As temperatures challenge the 90-degree Fahrenheit mark at midweek, showers and locally severe thunderstorms will crash through the Harrisburg, Pennsylvania, area.
Hot it gets Wednesday will depend on the amount of sunshine versus clouds and storms that come cascading in from the Great Lakes.
Highs will be in the 90s Wednesday. However, the high humidity accompanying the heat will push AccuWeather RealFeel® temperatures to near 100 in the afternoon.
There is the potential for some communities to be hit hard with strong wind gusts, torrential downpours and frequent lightning strikes during the afternoon and evening.
Temperatures hit 90 for the first time this year on Tuesday. On average the first 90-degree temperature occurs during late May.
Cooler and less humid air will push southward from Eastern Canada late this week.
Current indications are there will be enough southward push to drive away showers and thunderstorms for a brief time. However, as this push backs off over the weekend, showers and storms are likely to return.
Limit your outdoor activities and seek shade or air conditioning when possible during the peak of the heat. Keep hydrated by drinking plenty of water.
Travel restrictions are already in place in advance of the blizzard set to wallop the northeastern United States.
An all-out blizzard will slam the New York City area and New England Monday night through Tuesday, bringing many communities to a standstill.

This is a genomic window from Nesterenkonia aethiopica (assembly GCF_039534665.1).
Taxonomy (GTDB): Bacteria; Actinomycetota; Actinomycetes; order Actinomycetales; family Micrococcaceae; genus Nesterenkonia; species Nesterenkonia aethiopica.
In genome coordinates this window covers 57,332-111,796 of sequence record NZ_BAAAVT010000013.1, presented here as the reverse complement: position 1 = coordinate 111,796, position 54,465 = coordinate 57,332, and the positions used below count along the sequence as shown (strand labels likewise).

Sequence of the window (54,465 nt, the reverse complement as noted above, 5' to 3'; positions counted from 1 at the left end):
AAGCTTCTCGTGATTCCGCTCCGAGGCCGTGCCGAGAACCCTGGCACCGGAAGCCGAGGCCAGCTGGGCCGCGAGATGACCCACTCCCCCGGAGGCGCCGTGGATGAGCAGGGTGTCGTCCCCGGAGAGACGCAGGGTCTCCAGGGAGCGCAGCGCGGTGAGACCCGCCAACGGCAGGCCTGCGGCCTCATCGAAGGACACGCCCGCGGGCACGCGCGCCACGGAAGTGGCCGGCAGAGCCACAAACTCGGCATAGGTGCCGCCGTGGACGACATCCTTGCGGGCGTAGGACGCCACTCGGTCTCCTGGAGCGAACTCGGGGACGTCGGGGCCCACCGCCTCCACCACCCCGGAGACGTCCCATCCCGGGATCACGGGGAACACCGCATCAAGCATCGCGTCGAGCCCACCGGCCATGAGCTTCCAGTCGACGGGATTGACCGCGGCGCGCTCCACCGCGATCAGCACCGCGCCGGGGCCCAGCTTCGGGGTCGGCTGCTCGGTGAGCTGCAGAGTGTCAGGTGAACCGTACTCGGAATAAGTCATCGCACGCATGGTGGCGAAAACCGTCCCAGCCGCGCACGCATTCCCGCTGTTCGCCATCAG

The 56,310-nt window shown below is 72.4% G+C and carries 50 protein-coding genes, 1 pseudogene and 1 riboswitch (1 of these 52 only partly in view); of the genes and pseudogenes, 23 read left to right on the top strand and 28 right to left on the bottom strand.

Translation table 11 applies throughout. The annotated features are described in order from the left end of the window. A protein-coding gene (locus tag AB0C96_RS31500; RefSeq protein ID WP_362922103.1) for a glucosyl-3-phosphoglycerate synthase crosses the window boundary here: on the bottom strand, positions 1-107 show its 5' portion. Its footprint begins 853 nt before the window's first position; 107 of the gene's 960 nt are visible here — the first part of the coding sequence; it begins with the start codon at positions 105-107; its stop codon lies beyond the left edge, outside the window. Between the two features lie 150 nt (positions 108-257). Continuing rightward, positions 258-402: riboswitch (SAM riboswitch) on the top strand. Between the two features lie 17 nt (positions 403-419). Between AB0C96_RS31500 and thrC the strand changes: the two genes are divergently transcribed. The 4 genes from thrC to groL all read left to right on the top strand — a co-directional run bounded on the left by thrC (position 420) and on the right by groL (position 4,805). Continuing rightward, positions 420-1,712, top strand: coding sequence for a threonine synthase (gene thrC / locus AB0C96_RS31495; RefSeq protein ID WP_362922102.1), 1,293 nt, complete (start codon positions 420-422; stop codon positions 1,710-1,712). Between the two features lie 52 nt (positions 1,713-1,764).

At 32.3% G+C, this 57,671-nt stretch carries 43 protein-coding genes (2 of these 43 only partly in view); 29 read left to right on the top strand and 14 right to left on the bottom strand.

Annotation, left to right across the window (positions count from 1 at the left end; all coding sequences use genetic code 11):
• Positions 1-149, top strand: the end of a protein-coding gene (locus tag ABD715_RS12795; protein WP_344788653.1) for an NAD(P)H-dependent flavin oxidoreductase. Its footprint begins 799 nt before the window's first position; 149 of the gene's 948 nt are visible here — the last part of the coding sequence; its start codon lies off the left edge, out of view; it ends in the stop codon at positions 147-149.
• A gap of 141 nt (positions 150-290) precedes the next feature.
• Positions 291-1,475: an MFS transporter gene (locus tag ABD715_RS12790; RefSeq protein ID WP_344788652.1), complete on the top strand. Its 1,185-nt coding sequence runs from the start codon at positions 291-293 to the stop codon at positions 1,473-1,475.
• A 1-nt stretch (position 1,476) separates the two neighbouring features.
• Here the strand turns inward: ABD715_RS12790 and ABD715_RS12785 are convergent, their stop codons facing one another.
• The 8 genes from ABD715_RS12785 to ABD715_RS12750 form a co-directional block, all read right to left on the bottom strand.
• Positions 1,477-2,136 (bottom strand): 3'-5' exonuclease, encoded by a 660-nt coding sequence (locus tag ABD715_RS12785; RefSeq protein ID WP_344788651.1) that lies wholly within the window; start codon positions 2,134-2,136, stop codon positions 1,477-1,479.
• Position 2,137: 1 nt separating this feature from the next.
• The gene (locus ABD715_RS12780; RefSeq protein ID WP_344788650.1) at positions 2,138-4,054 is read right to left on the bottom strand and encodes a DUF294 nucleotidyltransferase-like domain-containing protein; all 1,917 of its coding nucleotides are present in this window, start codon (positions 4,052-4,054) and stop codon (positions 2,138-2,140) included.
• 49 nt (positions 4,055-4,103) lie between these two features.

Lingering midwinter cold and additional rounds of snow will add to difficulties for cleanup and those without power after the Blizzard of 2015.
For Atlantic Canada, yet another winter storm will bring widespread travel disruptions on Tuesday.
While snow will wind down by Tuesday, cold air will hang on through midweek before the return of snow comes on Thursday.
After a brief warm spell that kicked off the workweek for Seattle, temperatures will tumble back to seasonable highs for the rest of the week.
Chicago, IL (1967)
Record 23 inches for a single storm (Jan. 26th-27th), including a record 19.8 inches in 24 hours. Some parts of So. Cook County received 27 inches. Wind gusts of over 60 mph combined with temperatures in the upper 20s; drifts of 4-8 feet common with some reaching a height of 12 feet.
Michigan, Indiana Ohio (1978)
Paralyzing Midwest blizzard: 100 killed, wind gusts to 100 mph, 25-foot drifts, many roofs collapsed.
Frigid cold last half of January with the lowest temperature of minus 76 at Tanana. The high at Ambler January 26 was minus 66.